Brian Nolan, Juan C. Palomino, Philippe Van Kerm, Salvatore Morelli, 19 September 2020

Whether and how much intergenerational transfers contribute to wealth inequality is still subject to debate. This column analyses household survey data on inheritance and gifts inter vivos in France, Germany, Great Britain, Ireland, Italy, Spain, and the US to relate current household wealth levels and inequality to the receipt of intergenerational wealth transfers. In these countries, large transfers increase overall wealth inequality. Strengthening taxation capacity and instating lifetime capital acquisitions tax for gifts and inheritances may help counter the dis-equalising effect of intergenerational transfers.

Arun Advani, Felix Koenig, Lorenzo Pessina, Andy Summers, 17 September 2020

Top incomes have grown rapidly in recent decades and this growth has sparked a debate about rising inequality in Western societies. This column combines data from UK tax records with new information on migrant status to show that that migrants are highly represented at the top of the UK’s income distribution. Indeed, migration can account for the majority of top-income growth in the past two decades and can help explain why the UK has experienced an outsized increase in top incomes.

Debopam Bhattacharya, Renata Rabovic, 15 September 2020

The balance between merit and diversity in university admissions is a controversial issue, but statistical analysis is challenging because applicant characteristics are only observed by admissions officers and post-entry test scores are only available for those who were admitted. This column uses a novel, outcome-based test of merit-based admissions at Cambridge University, where some applicants enter via a second-round clearing mechanism from a ‘pool’, to bypass the non-observability problems. The test reveals robust evidence of higher admissions standards for men in STEM and economics, and weak evidence of the same for private school applicants. The gender gap is non-evident in law and medicine.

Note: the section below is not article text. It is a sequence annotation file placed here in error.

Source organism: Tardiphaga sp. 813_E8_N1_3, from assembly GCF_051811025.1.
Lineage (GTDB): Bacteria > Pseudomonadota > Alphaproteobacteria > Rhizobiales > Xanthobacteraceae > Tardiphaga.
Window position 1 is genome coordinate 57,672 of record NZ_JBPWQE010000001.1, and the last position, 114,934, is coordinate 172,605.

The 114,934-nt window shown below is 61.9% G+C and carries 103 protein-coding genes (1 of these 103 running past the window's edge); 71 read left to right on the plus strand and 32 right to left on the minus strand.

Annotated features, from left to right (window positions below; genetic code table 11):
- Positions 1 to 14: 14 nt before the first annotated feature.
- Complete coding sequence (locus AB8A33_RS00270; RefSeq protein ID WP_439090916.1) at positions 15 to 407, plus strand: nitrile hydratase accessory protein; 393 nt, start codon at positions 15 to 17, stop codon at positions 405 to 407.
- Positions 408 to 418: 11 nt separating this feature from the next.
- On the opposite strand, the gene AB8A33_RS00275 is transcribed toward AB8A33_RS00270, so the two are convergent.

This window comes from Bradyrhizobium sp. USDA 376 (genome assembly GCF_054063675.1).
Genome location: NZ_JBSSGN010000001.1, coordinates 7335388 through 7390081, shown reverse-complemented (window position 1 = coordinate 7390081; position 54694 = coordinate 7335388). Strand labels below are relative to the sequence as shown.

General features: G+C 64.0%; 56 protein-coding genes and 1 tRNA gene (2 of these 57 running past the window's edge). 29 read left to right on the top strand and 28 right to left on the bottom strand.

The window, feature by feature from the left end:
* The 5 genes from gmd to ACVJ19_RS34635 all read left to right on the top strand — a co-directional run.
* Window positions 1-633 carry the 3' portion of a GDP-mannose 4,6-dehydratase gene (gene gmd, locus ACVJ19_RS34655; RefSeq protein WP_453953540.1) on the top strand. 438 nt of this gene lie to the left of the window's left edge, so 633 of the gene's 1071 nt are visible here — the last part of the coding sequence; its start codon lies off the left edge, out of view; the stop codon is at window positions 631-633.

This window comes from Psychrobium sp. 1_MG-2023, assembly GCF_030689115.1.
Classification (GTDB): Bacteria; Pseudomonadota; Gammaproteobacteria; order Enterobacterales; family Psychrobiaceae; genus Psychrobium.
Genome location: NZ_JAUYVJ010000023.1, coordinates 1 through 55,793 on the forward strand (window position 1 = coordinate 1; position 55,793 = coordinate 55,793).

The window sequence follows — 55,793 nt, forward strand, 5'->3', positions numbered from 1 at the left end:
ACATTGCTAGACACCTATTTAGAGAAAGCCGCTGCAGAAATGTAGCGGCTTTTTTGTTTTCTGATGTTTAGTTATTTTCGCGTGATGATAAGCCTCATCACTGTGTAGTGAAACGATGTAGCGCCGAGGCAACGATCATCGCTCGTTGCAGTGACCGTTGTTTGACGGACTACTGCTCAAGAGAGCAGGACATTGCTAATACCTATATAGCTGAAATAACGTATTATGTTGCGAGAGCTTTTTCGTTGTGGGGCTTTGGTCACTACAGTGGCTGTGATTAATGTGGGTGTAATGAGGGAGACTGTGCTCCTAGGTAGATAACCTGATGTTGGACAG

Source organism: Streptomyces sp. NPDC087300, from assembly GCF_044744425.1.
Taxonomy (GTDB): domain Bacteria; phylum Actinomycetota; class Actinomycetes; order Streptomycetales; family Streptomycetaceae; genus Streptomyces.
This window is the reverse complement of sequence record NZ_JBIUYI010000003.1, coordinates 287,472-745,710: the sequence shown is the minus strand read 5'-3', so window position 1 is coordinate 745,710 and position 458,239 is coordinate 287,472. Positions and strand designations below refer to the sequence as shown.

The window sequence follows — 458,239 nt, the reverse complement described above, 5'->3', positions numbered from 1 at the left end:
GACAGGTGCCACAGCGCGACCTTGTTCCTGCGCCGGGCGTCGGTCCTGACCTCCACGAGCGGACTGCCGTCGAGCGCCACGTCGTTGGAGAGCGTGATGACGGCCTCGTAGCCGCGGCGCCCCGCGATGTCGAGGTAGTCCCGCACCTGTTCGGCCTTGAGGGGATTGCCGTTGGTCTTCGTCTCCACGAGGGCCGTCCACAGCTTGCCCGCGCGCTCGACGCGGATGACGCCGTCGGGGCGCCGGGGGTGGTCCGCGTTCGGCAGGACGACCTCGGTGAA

Richard Button, Marek Rojicek, Matt Waldron, Danny Walker, 07 September 2020

The spread of Covid-19 and the measures taken to contain it have led to a sharp fall in economic activity, which has put pressure on many companies’ cash flows.  This column estimates a cash flow deficit summing to £135 billion for the 2020-21 financial year for mid-size and large UK companies. Supported by public policy, UK companies have already raised a large amount of external finance, providing them with liquidity to help bridge some of the disruption.  But additional liquidity will be required and equity finance will likely be important during the recovery phase.

Michèle Belot, Syngjoo Choi, Egon Tripodi, Eline van den Broek-Altenburg, Julian C. Jamison, Nicholas W. Papageorge, 24 July 2020

Almost all countries in the world have implemented drastic measures to contain the COVID-19 pandemic. This column documents the effects of the epidemic and containment measures using representative individual data on age and income from three Western and three Asian countries. Younger groups in all countries have been affected more, both economically and non-economically. Differences across income groups are less clear and less consistent across countries. The young are less compliant and supportive of the containment measures, no matter how hard they have been affected by them.

Richard V. Burkhauser, Nicolas Hérault, Stephen P. Jenkins, Roger Wilkins, 21 July 2020

The share of total income held by those at the very top of the income distribution has been much analysed, but despite a rising share of women in the top 1% of the income distribution, less is known about the gender divide at the top. This column analyses gender differences among the UK top 1% between 1999 and 2015. The rising share of women in the top 1% is largely accounted for by women having increased the time they spend in full-time education by more than men did.

Walker Hanlon, Casper Worm Hansen, Jake Kantor, 15 July 2020